Yesterday was International Women’s Day. It should have been a day to celebrate women the world over, and thankfully, it was. But while some were taking the time to reflect on the contributions of women, from notable ladies who have achieved renown success in a wide variety of ways to those we call Mom, who helped shape us unconditionally and unapologetically, others were using the occasion in less seemly ways. The internet, Facebook, and Twitter were rife with men pouting, and asking why there is no International Men’s Day, sexist views that decried the need to honor women, and bigots who saw it as an opportunity to advance their myopic views by calling it disgraceful for businesses and individuals to include trans women in this recognition. After all, they tout, trans women are really just mentally ill men trying to believe they are what they are not.
It seemed fitting to take up the fight against these hateful outbursts, and so the day was spent contemplating how best to address these thinking errors. The difficulty with this approach was that the attacks were so broad that it became quite overwhelming trying to sort out the various claims and dissensions into manageable groups. The idea of specifically responding to the endless array of thoughtless ranting was too much. Clearly, these tentacles of a dominant patriarchy, which fears and rejects the idea of an individual who was assigned a male sex designation giving up the privileged position that is deemed a birthright, can only properly be cut off one at time.
One of the more common themes, however, deals with what is being billed as the inescapable “fact” that the genetic code/structure/make-up of trans women was male from birth, and will always be the determining factor for gender, no matter how many hormones are introduced, or for how long they are administered. While there are plenty of scholarly reviews and research papers that can be consulted for any number of arguments (child development and recognition of gender, physical brain structure, male and female brain activity, physical traits of men and women, genetic mutations affecting gender, permanent genetic modifications as a result of long-term hormone use, etc.), it seems that one of the most basic facts is being overlooked almost entirely – and this is as far as we will travel today. Transgender women are already recognized as women.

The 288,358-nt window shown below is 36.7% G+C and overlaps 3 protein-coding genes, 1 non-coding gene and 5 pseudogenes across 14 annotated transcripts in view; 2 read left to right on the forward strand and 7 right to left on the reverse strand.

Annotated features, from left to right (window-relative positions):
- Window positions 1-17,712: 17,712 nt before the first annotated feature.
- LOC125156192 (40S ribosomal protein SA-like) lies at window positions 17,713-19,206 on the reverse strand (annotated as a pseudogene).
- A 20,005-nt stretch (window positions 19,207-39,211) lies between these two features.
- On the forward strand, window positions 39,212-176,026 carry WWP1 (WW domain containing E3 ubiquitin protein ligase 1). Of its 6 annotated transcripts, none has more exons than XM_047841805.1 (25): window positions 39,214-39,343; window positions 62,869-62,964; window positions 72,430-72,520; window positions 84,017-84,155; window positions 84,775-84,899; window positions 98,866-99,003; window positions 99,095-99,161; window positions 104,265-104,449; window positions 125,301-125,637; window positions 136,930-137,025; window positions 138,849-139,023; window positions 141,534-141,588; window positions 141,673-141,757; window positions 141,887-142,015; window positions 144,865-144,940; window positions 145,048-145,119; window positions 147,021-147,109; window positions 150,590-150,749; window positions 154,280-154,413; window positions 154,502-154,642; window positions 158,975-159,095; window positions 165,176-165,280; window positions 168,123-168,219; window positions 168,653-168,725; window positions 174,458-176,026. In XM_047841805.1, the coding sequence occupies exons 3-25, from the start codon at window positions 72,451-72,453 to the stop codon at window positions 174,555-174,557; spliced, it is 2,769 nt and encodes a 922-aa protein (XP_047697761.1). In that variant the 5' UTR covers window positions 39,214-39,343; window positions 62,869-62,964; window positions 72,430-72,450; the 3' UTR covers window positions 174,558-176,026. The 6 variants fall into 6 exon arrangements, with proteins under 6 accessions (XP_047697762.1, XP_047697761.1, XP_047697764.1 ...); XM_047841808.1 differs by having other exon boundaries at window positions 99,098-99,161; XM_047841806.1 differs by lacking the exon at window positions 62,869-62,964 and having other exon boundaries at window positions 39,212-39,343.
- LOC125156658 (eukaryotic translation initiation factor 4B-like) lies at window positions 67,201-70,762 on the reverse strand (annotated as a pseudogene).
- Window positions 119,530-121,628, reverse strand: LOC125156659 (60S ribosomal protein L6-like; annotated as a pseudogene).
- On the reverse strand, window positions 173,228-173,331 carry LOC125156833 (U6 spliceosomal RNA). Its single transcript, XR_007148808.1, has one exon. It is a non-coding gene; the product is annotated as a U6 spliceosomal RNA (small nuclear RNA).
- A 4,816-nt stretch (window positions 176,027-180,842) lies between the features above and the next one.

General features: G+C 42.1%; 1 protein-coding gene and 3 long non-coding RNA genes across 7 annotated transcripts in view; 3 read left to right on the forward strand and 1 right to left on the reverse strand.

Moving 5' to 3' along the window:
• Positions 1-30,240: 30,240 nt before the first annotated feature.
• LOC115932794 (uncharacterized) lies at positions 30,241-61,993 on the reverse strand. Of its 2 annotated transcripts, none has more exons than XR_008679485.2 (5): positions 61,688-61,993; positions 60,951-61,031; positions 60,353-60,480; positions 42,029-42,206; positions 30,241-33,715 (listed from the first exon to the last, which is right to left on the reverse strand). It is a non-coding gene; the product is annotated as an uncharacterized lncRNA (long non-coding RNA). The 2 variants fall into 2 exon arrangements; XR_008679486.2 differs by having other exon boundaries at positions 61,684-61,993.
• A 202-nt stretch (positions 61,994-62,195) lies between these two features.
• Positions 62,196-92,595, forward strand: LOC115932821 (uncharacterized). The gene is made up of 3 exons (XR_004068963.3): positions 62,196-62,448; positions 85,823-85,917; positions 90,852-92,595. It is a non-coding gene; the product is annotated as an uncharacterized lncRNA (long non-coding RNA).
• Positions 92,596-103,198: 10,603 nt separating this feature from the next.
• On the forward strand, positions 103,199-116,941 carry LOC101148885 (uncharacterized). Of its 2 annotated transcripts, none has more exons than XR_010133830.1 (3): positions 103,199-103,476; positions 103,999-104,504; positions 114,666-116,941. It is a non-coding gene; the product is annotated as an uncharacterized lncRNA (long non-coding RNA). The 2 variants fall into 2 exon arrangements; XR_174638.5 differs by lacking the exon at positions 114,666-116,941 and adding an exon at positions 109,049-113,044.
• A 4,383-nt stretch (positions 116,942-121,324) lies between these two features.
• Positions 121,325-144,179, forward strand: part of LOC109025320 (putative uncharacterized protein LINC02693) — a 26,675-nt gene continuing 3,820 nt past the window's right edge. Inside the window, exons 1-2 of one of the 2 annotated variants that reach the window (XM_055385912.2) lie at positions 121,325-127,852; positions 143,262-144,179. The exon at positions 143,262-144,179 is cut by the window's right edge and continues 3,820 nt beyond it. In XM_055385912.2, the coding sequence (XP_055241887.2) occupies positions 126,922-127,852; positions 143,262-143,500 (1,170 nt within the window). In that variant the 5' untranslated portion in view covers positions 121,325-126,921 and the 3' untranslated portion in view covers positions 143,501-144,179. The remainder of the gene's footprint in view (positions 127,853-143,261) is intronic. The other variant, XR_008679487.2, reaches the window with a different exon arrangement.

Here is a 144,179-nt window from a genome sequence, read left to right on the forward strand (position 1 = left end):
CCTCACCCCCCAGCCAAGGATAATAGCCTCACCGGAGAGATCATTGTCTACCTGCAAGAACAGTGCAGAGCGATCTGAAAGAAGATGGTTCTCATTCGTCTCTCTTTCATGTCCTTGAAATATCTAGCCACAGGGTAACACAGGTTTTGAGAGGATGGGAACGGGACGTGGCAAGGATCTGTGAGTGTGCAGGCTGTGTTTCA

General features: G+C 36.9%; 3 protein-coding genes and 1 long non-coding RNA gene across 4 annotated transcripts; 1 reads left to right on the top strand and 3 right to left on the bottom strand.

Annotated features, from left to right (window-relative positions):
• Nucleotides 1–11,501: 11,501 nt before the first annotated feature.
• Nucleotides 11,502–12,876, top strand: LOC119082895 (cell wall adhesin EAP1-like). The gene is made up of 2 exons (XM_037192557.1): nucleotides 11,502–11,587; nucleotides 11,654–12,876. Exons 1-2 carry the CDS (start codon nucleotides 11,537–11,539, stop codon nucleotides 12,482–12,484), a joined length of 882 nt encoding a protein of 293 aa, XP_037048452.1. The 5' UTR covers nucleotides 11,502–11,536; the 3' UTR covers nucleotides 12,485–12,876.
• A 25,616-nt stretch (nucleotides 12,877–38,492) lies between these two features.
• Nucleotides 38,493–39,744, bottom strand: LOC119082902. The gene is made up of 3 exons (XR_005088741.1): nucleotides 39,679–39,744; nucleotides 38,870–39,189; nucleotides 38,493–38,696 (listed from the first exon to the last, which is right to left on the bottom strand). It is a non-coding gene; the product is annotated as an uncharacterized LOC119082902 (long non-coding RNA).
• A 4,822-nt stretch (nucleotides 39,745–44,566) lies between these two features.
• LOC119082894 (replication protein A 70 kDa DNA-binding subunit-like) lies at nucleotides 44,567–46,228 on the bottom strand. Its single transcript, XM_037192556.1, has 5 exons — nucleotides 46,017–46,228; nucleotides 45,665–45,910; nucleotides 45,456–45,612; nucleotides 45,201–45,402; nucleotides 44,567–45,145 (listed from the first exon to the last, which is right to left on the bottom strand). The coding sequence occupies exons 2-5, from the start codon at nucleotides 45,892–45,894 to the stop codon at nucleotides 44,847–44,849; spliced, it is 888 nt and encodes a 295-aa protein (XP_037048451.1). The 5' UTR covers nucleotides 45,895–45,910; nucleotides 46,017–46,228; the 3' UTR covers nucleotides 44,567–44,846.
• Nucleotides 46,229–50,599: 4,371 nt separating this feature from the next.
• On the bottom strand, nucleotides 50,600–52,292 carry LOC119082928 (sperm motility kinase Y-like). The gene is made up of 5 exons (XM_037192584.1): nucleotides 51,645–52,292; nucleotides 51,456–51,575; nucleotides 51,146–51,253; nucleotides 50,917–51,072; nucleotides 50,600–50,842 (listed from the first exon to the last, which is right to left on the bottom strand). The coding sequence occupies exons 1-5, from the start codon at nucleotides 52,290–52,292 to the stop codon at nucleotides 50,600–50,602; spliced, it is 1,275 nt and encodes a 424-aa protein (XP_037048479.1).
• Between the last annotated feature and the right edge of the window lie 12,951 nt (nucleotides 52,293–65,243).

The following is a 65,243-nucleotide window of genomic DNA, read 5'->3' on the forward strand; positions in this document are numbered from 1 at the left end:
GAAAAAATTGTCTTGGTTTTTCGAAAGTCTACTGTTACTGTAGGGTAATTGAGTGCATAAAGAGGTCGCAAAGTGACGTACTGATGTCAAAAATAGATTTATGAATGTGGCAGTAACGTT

This is reminiscent of a time when a coworker reported me to risk management for “using the wrong restroom.” My coworker wrote things in the complaint like “she is not…;” or, “I’m not sure she…,” and so on. In all, there were thirteen references to me in which I was identified as she or her. The argument against me was null, by virtue of the fact that she identified me using pronouns that are specifically used to reference women. The complaint was withdrawn when the coworker realized that her issue was with the act of transitioning, not my gender or her safety. Likewise, medical doctors, psychologists, and the State and Federal governments recognize that I am female. And for the hundreds of people with whom I interact daily, who have no clue of my past or former gender, I am simply and reasonably identified as a woman. As more research is conducted in coming years, I have no doubt that much will be learned from a scientific perspective, but for now the matter is simply settled. Transgender women are women.